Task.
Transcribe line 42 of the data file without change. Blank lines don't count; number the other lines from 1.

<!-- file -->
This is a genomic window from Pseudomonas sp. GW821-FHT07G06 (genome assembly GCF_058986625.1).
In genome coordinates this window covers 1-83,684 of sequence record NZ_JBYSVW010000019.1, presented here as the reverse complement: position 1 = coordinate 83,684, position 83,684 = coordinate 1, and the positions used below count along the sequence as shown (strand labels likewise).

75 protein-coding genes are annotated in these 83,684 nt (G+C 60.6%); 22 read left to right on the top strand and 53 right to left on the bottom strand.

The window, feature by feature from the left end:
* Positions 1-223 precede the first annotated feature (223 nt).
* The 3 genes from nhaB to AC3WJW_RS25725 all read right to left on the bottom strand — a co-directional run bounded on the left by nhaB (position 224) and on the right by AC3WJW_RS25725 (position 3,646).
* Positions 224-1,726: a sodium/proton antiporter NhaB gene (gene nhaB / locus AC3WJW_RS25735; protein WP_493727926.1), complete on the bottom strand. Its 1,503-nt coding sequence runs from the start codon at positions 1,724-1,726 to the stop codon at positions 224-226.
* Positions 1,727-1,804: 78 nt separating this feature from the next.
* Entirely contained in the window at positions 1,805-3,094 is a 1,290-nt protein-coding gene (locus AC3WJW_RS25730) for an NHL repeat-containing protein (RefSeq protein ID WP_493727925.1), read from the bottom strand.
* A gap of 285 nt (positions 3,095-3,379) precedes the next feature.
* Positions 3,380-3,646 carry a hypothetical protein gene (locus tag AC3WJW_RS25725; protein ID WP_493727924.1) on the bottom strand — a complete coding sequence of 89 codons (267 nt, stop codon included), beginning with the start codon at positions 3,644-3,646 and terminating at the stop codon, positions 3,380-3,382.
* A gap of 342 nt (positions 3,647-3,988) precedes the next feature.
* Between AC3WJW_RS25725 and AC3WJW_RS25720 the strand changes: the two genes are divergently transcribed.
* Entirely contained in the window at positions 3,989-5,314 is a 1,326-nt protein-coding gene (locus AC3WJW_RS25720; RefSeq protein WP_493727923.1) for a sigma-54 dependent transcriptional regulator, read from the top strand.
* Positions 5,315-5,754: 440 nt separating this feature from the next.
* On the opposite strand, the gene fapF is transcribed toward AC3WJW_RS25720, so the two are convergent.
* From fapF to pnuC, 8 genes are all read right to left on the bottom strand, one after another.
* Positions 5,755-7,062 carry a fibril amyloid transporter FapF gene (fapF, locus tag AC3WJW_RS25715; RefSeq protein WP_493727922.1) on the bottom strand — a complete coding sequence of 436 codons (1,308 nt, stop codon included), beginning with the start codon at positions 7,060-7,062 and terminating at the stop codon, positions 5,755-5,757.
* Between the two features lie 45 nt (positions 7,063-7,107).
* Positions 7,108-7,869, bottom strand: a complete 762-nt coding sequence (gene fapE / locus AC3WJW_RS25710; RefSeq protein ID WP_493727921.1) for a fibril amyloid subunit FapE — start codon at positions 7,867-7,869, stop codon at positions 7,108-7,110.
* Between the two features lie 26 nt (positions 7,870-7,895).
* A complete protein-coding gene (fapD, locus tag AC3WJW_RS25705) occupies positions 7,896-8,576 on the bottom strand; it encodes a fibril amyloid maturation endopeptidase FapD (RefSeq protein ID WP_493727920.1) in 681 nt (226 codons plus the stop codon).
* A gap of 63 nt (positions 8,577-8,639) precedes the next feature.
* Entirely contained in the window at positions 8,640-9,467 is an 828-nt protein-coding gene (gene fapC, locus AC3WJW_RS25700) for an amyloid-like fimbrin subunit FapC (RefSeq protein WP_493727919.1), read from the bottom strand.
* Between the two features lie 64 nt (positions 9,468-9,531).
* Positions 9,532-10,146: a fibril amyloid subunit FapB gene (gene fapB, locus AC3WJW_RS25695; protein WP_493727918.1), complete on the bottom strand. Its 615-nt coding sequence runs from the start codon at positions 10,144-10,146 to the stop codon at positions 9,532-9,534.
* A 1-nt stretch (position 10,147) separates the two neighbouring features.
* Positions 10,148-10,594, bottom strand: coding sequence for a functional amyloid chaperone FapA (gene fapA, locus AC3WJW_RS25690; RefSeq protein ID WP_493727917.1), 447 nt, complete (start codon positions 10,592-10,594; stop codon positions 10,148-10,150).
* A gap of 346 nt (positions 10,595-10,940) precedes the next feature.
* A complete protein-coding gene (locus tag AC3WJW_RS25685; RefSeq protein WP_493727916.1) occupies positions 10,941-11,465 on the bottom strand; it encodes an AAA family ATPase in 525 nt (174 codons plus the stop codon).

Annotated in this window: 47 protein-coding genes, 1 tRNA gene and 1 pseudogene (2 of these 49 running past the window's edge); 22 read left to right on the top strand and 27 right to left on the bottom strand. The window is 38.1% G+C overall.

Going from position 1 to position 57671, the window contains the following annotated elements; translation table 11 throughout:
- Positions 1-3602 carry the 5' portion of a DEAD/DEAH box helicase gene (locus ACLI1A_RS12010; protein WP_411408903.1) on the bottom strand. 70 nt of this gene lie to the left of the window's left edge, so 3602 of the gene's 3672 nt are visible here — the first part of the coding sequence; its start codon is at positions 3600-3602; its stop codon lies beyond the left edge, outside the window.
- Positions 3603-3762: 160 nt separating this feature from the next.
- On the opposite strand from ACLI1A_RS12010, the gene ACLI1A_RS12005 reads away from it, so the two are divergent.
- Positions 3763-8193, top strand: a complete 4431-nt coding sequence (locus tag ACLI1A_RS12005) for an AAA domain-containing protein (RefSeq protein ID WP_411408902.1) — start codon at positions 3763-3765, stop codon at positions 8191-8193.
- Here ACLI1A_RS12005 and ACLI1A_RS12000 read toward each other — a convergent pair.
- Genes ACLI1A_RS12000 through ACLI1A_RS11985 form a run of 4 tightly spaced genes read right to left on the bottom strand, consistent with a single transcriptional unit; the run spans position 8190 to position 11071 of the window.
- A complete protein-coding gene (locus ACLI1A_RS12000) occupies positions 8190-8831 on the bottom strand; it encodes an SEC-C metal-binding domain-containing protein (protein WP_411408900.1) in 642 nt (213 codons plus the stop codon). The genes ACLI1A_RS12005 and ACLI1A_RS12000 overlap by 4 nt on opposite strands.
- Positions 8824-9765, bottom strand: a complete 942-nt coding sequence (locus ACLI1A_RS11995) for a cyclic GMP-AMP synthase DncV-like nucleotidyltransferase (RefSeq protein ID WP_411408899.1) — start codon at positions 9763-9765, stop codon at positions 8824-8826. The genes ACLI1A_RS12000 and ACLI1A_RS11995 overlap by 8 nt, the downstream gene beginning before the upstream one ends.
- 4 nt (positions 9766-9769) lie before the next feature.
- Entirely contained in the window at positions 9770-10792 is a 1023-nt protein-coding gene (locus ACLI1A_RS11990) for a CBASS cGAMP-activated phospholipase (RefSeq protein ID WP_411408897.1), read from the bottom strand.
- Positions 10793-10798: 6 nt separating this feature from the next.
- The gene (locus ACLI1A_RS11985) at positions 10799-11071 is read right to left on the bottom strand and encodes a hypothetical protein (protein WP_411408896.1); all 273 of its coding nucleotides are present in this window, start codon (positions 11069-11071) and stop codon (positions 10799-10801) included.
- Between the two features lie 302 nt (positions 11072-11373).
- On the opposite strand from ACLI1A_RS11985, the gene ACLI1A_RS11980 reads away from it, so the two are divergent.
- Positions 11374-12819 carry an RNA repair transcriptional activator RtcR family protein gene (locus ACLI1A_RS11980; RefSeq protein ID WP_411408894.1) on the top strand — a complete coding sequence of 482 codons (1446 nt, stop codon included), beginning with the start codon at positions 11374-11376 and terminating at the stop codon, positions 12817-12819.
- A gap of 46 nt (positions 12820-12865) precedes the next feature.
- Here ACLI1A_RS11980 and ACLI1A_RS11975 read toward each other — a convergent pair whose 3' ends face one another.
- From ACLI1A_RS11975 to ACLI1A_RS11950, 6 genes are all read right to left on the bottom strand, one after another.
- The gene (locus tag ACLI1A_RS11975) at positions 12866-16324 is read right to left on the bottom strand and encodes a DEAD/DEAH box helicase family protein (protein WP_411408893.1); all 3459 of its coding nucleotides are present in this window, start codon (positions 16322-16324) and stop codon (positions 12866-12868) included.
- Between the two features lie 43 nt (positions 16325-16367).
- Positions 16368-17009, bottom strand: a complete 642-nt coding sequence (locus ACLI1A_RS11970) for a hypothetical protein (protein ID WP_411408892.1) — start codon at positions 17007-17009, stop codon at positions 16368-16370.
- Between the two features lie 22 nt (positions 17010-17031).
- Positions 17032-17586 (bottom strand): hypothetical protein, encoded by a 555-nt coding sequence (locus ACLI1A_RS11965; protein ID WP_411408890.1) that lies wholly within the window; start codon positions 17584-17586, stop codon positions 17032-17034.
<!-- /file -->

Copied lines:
- Entirely contained in the window at positions 9770-10792 is a 1023-nt protein-coding gene (locus ACLI1A_RS11990) for a CBASS cGAMP-activated phospholipase (RefSeq protein ID WP_411408897.1), read from the bottom strand.